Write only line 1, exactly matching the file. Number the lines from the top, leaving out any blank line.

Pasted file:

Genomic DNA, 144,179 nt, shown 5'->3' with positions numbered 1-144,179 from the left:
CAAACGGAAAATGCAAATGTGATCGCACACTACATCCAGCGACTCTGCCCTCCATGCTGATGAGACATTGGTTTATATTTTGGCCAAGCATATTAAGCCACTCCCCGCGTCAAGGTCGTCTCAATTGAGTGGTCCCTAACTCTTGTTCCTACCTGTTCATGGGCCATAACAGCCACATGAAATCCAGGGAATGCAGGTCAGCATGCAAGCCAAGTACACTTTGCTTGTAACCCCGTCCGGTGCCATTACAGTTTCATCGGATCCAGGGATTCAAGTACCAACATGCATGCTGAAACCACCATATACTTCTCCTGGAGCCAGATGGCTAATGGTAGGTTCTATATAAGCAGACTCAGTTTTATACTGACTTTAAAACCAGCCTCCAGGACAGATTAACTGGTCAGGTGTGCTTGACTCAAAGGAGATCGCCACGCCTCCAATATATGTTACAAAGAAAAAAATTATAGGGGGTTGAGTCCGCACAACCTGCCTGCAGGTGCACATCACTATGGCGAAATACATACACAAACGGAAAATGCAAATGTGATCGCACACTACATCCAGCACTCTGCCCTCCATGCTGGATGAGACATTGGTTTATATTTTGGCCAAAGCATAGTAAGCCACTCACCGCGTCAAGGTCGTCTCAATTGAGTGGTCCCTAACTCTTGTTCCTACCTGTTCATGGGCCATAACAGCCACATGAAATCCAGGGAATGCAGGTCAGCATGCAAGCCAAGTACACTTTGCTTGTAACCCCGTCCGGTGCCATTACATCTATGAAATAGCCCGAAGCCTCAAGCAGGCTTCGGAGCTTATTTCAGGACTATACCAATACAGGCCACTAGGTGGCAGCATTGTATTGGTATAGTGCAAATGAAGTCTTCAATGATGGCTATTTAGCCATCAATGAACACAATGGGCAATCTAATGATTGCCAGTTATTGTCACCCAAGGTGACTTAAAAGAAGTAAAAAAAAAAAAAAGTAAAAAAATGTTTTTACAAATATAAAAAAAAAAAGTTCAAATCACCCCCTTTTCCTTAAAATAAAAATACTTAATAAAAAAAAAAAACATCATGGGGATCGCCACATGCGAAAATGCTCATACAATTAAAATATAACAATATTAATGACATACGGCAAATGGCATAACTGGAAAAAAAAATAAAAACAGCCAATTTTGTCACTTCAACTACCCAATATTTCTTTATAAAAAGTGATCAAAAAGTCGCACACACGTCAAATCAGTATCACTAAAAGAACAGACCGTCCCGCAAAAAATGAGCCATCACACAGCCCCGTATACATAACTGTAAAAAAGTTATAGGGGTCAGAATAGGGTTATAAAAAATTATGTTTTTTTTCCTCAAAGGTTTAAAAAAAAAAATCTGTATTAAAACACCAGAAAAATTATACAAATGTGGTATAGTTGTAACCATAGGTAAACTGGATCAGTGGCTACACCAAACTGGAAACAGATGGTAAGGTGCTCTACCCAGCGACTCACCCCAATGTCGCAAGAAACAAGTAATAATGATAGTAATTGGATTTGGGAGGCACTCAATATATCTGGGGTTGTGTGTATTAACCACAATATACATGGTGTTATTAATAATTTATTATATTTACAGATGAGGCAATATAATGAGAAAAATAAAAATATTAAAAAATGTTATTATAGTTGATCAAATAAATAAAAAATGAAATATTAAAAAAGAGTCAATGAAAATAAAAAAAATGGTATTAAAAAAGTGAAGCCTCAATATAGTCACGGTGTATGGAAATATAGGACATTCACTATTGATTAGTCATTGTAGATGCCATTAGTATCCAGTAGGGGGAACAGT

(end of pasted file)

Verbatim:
Genomic DNA, 144,179 nt, shown 5'->3' with positions numbered 1-144,179 from the left: